The major processing units are: 1) primary treatment, which removes settleable solids; 2) secondary
treatment, which removes suspended and dissolved organic solids removed from the waste stream. These unit processes combine to remove approximately 95% of the solids entering the facility. Four anaerobic digesters function to stabilize the solid wastes removed from the primary and secondary systems. After flowing through the various systems, the plant effluent is disinfected with chlorine and dechlorinated with sodium bisulfite, then discharged to the San Joaquin River via an irrigation field.
The RMP regulations require facilities to identify and evaluate chemical release scenarios resulting from potential failures of the chemical handling systems covered by an RMP. Program 3 requirements of the RMP apply to TWQCF due to the quantity of chlorine used. Program 3 facilities are required to evaluate a worst-case release scenario (release parameters are defined by the regulations) and an alternative release scenario. A worst-case release scenario is defined in the regulations as; "
the greatest amount held in a single vesselreleased as a gas over 10 minutes." An alternative release scenario is identified as a release that is more likely to occur at the facility.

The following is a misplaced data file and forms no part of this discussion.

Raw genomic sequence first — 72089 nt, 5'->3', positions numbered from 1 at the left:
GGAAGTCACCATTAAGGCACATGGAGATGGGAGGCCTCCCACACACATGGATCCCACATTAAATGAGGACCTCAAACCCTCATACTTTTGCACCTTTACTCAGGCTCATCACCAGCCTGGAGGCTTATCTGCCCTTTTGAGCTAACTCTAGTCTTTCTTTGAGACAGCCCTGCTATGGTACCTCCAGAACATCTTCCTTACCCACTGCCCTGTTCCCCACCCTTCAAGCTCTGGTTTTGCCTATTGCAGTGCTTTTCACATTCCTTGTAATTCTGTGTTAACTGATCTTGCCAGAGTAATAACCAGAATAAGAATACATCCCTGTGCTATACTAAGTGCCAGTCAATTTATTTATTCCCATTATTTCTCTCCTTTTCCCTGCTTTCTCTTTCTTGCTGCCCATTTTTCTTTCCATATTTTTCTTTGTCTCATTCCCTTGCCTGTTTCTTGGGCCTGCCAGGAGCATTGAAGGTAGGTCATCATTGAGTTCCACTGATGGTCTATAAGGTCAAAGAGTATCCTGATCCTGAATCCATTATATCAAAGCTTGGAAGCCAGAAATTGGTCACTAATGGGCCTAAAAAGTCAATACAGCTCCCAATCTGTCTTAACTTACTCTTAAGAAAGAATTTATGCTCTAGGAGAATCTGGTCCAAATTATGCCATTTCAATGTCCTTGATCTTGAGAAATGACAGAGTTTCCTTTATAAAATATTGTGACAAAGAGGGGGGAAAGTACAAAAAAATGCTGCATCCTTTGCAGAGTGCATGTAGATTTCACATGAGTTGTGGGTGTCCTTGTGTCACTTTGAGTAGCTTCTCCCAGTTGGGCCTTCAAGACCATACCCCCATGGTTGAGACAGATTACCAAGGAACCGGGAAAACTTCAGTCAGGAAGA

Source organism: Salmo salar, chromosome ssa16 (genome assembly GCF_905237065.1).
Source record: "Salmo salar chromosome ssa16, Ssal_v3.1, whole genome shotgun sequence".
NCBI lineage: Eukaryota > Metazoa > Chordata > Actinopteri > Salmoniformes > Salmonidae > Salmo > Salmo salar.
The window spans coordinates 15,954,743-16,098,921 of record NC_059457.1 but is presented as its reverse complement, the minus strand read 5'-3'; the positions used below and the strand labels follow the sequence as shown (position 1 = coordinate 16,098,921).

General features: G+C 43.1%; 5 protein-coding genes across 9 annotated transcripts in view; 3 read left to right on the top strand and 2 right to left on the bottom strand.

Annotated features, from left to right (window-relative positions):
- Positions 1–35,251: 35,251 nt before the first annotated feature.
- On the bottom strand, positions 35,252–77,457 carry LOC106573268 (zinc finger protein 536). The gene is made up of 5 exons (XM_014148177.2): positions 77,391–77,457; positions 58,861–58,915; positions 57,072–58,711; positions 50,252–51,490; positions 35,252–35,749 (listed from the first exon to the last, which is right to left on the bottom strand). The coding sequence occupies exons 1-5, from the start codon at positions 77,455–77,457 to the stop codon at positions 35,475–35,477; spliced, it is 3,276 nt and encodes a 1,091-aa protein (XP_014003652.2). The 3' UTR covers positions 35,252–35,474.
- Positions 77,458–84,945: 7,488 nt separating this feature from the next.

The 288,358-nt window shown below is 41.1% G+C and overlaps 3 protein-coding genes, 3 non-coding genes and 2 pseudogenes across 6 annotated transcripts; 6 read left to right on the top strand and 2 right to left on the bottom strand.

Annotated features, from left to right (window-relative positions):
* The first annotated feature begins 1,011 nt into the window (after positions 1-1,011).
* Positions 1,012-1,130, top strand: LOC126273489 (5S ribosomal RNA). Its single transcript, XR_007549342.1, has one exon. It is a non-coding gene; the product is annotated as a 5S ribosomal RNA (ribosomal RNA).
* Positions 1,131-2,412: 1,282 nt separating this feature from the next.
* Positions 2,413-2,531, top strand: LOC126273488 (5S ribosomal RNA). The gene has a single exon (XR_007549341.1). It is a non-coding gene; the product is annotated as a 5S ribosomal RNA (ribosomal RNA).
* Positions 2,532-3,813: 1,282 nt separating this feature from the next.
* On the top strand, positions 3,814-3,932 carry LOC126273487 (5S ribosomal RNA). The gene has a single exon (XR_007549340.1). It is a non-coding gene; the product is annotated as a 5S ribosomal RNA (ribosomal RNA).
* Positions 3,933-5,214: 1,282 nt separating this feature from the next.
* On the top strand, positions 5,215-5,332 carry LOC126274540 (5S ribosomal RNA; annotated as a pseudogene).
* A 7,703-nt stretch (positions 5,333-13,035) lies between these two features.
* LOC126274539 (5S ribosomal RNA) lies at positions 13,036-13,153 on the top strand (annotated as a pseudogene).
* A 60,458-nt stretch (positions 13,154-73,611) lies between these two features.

The largest chlorine vessels at TWQCF, the one-ton containers, each have a maximum capacity of 2,000 pounds of chlorine. At any given time, there is the potential to have eight full and four full or partially full one-ton containers at the site. TWQCF recently completed modifications to the system, moving the vacuum regulators to the one-ton containers. This modification eliminated the interconnection of the one-ton containers and greatly reduced the amount of chlorine that would be released in the event of a catastrophe. Therefore, the worst-case release scenario for the facility is a release of 2,000 pounds of chlorine in 10 minutes. Catastrophic failure of the chlorine container would be required for this scenario to occur. Assuming pessimistic atmospheric conditions, very conservative chemical